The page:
Valentinian I in Roman Biography
Val-en-tin'i-an [Lat. Valenttnia'nus ; Fr. Vai.entinien,
vi'loN'te'ne-aN'] I., (Flavius,) born in Pannonia
in 321 A.D., succeeded Jovian as Emperor of Rome in 364, and,
having made his brother Valens his colleague,
reserved for himself the western part of the empire. He
carried on wars with the Franks, Allemanni, and other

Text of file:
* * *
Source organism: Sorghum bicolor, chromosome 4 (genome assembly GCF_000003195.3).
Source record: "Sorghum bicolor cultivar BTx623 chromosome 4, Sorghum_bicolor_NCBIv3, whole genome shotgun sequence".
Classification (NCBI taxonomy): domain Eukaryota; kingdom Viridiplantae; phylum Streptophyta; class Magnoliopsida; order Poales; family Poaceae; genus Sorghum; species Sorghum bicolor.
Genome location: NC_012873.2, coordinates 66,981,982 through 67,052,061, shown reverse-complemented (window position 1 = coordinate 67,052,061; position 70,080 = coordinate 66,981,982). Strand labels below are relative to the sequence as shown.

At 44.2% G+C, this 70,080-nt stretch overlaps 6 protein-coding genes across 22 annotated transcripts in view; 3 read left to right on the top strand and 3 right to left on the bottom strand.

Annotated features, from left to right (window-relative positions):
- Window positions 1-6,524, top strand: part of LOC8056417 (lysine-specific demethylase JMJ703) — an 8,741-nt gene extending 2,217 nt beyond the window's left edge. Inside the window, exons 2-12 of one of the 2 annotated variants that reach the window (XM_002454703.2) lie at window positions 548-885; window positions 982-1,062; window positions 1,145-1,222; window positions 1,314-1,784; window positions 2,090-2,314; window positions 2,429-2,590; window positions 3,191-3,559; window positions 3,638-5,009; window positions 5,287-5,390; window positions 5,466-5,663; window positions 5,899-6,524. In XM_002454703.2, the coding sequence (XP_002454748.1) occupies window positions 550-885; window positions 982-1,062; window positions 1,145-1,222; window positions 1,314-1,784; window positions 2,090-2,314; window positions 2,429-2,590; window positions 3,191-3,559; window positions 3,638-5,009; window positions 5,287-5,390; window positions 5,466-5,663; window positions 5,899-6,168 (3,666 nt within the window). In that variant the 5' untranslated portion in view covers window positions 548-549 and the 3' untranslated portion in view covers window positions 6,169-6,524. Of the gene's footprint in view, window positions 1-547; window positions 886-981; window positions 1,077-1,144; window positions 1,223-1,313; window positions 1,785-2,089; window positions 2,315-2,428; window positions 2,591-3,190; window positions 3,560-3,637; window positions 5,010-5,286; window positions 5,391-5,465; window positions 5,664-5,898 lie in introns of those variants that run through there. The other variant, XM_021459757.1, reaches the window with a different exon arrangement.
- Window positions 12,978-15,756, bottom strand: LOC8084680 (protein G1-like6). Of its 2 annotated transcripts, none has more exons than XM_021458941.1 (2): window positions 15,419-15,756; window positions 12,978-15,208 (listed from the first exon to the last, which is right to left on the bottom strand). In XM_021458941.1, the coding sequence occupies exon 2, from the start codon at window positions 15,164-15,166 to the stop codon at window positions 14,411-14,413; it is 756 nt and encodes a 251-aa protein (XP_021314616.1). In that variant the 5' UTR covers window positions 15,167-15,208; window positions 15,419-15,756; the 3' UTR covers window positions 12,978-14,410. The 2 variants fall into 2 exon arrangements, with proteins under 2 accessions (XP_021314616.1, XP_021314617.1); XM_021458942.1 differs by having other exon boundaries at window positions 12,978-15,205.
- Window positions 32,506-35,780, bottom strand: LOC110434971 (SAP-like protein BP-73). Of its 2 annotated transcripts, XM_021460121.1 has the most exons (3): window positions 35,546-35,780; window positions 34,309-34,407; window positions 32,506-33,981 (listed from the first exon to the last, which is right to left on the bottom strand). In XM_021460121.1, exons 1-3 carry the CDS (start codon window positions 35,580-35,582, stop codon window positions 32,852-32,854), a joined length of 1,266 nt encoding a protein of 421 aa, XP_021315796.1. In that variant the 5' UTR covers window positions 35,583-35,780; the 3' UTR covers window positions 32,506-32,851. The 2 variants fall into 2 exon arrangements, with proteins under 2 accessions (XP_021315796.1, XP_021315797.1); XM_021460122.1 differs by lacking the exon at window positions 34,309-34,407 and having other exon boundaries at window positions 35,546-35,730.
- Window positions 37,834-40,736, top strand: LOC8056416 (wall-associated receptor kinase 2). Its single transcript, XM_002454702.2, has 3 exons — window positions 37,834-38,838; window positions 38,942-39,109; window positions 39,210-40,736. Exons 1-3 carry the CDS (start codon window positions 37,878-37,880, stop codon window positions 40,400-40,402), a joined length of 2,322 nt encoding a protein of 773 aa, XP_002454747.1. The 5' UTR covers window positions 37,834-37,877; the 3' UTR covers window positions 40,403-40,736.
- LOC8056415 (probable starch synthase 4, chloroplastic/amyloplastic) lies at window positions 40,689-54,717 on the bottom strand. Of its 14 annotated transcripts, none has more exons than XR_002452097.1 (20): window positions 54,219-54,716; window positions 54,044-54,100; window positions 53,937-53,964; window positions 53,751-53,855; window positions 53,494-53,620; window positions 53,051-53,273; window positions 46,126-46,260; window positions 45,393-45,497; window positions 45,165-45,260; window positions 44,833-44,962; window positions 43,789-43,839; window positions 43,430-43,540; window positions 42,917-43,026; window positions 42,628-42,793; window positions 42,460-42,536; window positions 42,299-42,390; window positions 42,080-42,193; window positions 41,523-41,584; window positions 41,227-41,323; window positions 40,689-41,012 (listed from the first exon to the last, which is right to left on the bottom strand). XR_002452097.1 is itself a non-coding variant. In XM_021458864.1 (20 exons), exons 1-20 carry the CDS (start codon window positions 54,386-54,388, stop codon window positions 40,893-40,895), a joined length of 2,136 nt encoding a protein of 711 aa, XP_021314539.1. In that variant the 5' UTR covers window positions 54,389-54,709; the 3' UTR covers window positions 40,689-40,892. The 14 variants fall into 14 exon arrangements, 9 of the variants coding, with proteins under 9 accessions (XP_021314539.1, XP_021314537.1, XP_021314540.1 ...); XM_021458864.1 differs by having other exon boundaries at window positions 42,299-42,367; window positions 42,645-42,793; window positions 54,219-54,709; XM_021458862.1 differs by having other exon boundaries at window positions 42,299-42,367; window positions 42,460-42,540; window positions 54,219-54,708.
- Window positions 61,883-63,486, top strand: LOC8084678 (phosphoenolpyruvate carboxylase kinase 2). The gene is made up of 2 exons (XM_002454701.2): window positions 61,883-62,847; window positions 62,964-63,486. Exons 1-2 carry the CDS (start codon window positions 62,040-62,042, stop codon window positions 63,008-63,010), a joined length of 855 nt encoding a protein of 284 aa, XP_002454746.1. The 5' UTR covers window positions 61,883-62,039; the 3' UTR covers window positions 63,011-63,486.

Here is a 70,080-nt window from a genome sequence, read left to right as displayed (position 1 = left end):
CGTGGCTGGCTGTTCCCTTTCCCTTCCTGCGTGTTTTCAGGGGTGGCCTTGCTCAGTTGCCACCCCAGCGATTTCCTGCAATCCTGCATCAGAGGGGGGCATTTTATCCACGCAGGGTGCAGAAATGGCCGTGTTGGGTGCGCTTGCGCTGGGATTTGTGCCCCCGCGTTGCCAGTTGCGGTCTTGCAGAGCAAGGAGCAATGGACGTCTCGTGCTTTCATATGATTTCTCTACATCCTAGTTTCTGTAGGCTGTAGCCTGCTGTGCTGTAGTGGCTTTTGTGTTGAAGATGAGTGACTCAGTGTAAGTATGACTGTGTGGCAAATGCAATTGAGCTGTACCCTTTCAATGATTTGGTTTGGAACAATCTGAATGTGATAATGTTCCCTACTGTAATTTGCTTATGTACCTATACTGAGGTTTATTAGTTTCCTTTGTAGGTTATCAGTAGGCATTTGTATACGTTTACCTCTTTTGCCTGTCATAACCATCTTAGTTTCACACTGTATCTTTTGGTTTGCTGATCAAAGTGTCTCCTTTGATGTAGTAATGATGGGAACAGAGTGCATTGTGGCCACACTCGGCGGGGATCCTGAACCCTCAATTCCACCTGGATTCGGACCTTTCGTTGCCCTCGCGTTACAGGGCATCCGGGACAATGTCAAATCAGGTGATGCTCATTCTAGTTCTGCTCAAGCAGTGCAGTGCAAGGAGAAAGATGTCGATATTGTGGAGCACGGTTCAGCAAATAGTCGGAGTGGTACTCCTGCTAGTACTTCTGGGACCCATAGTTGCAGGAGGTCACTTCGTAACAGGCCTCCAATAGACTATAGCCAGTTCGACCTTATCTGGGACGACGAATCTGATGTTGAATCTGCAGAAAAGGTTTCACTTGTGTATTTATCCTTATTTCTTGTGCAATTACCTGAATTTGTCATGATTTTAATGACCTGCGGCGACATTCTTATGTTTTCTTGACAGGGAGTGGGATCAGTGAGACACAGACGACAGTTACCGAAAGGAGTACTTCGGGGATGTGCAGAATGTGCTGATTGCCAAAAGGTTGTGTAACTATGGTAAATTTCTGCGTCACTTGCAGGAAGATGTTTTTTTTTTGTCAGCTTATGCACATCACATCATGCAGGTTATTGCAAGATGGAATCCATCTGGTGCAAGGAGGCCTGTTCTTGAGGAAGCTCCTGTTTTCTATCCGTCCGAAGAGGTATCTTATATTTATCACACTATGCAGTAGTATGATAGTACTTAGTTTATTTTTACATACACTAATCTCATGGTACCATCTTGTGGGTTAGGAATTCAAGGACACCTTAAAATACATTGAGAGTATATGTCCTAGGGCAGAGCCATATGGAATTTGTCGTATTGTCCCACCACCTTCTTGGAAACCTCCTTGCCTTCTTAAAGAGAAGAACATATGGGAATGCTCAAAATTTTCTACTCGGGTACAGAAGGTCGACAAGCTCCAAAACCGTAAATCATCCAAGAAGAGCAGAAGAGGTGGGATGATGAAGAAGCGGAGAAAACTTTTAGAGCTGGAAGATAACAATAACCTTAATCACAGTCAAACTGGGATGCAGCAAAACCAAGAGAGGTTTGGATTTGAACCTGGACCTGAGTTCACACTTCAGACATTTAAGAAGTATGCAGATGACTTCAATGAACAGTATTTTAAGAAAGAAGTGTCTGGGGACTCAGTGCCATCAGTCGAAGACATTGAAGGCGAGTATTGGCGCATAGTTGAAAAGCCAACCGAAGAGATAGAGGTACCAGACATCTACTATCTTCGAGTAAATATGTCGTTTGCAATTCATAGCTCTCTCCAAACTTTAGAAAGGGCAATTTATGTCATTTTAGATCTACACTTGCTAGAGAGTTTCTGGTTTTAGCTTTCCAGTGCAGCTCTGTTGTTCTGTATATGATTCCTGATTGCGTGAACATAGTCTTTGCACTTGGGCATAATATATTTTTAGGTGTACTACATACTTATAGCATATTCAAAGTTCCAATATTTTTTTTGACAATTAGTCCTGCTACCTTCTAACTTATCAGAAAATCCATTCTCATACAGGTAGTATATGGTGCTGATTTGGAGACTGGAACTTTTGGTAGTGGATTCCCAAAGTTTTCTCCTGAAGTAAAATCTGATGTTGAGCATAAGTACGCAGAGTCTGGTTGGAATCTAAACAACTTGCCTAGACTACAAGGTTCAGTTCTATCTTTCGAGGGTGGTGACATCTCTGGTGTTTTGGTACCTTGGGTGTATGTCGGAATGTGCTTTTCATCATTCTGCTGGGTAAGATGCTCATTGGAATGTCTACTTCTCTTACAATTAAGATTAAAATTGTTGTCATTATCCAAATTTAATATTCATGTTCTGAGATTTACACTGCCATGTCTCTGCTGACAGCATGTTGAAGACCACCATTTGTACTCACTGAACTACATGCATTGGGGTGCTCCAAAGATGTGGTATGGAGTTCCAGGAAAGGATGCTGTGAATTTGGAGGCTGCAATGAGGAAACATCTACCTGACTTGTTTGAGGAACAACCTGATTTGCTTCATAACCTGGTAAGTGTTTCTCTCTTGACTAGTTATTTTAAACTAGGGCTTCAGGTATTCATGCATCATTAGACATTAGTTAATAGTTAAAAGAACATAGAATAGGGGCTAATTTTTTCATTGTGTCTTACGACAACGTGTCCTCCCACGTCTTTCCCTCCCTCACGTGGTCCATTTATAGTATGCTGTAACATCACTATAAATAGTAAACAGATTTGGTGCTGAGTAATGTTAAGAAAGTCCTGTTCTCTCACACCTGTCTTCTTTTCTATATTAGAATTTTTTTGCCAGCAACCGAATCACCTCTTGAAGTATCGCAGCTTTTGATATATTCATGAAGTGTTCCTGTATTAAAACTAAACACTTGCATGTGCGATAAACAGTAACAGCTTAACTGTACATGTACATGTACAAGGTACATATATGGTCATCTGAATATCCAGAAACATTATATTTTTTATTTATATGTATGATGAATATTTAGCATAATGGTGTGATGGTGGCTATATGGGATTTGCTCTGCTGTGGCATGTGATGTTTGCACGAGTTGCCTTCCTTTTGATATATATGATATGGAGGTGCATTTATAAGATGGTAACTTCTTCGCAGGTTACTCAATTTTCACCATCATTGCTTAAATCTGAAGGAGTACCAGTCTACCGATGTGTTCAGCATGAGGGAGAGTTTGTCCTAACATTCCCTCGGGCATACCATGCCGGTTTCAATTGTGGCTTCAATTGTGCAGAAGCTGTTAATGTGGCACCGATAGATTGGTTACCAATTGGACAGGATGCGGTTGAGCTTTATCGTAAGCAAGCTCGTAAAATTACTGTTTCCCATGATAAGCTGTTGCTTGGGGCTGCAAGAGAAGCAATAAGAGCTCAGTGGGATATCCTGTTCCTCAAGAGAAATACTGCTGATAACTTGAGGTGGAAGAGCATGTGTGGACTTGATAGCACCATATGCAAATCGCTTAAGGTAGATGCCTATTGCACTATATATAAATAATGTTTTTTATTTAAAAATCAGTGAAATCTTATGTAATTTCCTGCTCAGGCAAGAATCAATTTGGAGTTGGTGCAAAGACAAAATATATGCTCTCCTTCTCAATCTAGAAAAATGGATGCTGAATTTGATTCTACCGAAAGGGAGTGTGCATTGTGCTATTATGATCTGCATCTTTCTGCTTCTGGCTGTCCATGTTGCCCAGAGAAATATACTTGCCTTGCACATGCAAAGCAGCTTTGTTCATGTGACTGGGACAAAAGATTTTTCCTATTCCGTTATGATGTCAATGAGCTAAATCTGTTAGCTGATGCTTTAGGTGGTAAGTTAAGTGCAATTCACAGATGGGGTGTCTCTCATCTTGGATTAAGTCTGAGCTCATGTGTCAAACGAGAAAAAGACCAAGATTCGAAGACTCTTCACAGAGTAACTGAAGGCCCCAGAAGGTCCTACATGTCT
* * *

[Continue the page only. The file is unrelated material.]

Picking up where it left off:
German tribes, over whom he gained several important
victories. The Picts and Scots were also defeated, and
a rebellion in Africa was suppressed by his general
Theodosius. While marching against the Quadi and
SvBiaUe, who had invaded Pannonia, Valentinian died
suddenly, (375 a.d.) He was a Catholic, but tolerated
See Gibbon, "Decline and Fall of the Roman Empire;" Tn.-
LBHONT, "' Histoire des Empereurs;" Bakonius, "Annales;"
" Nouvelle Biographie GeneVale."